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History records 'Hard Yakka' of officership

History records 'Hard Yakka' of officership

An artist’s depiction of the Army’s first “Salvation Riders” – Captain Edward A. Sincock and Lieutenant George Haycraft – who brought the gospel to people living in remote regions of NSW and Queensland.

 

 

 

 

 

 

 

 

 

 

An artist’s depiction of the Army’s first “Salvation Riders” – Captain Edward A. Sincock and Lieutenant George Haycraft – who brought the gospel to people living in remote regions of NSW and Queensland.

By Lauren Martin

Salvation Army history books are overflowing with tales of hardship and heroic acts by its officers. A century ago, being a Salvation Army officer was often “hard yakka”, and despite today’s officers facing different challenges, their missional heart has stood the test of time.

An excerpt from an 1893 War Cry report by two young Salvation Army officers – Captain E. A. Sincock and Lieutenant George Haycraft – seems to read right out of an old-fashioned adventure book. This duo were the hallowed “Salvation Riders”, their commission to go forth on horseback and carry salvation to the back-block settlers and farmers throughout Queensland:

We passed through Landsborough on Thursday evening and camped about three miles out of town until the moon rose and then, saddling up again, pushed towards Caboolture, travelling from 10 o’clock on Thursday night until seven on Friday morning and having to wade through water in several places. I can assure you it was pretty cold. We passed close by Crooked Neck mountain and the Glasshouse. Crooked Neck looked as though it would come over top of us and grind us to powder, but it didn’t ... We had to walk up some of the ridges; it was like creeping up the steeple of a church ...

Not all officers forged new territory, however. There were those who didn’t travel further than their own district, such as the officers of Taree, on the mid-north NSW coast, who filed this report to War Cry in 1891: ... despite the rain and the mud we are still marching on, and have had some good meetings, both at Taree and the outposts. We have also had some lively experiences while out on visits, bareback riding especially gave us cause to remember it, and on another occasion while we were crossing a creek on a log, the captain had the misfortune to make a slip and fall in, and then had to do the meeting at night in his wet clothes!

Then there was The Salvation Army officer in the Blue Mountains, west of Sydney, who inspired the naming of the arduous “Golden Staircase” (which climbs steeply up from the valley floor). It is said that the stairway got its name by way of the officer who would walk down the stairway to hold services for the shale miners in the Jamieson Valley. On the way back, the officer would sing the song, written by Emma Booth, O’ I’m Climbing up the Golden Stairs to Glory. Such was the mettle of those early Salvationists!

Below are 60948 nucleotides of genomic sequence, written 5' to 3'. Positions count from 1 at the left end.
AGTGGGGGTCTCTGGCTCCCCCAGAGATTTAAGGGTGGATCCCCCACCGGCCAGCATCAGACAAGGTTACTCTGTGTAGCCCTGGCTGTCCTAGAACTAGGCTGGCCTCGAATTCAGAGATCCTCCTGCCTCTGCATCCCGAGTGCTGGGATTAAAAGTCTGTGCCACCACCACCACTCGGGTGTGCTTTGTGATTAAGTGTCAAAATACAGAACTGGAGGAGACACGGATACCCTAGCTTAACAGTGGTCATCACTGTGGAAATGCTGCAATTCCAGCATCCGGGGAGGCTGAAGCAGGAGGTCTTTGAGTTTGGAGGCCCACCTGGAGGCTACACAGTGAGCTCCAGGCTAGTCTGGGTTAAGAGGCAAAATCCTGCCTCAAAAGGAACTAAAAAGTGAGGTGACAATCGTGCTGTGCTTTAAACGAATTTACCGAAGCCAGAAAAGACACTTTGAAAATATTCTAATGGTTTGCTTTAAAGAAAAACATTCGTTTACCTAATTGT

So what of today’s Salvation Army officers? Surely life is easier nowadays with modern transport and the 21st century comforts. “Yes, life is easier with 21st comforts, etc,” says Salvation Army Secretary for Personnel, Lieut-Colonel Chris Reid. “But today there are different expectations making officership just as hard. Everybody seems to want everything instantly and many of our officers are telling us that the email and administration responsibilities are drowning them, leaving little time for mission”.

Lieut-Colonel Reid says that part of the Australia Eastern Territory restructure, which took effect in January this year, is to free up officers from the burdens of administration, property management and red-tape so that mission is where energies are focused. Officers today are dealing with many complex people issues, which require high levels of training and skills. “The big difference is that Australia is no longer classed as a Christian country and we are now seeing third and fourth generations of the unchurched,” she says, referring to the challenges officers face in determining what “church”actually looks like in their unique appointments. “Back in the early days, nearly everyone went to church. Now, the ‘cookie-cutter’ approach to church no longer works, especially in our ever-changing multicultural society.”

So while modern technology has removed many of the physical hardships of officership-of-old, it has also brought with it huge mental strain due to its instantaneity and the pressure to “perform” in an entertainment-driven culture where every phone is a camera and every move in ministry can be “shared”, uploaded and critiqued each step of the way.

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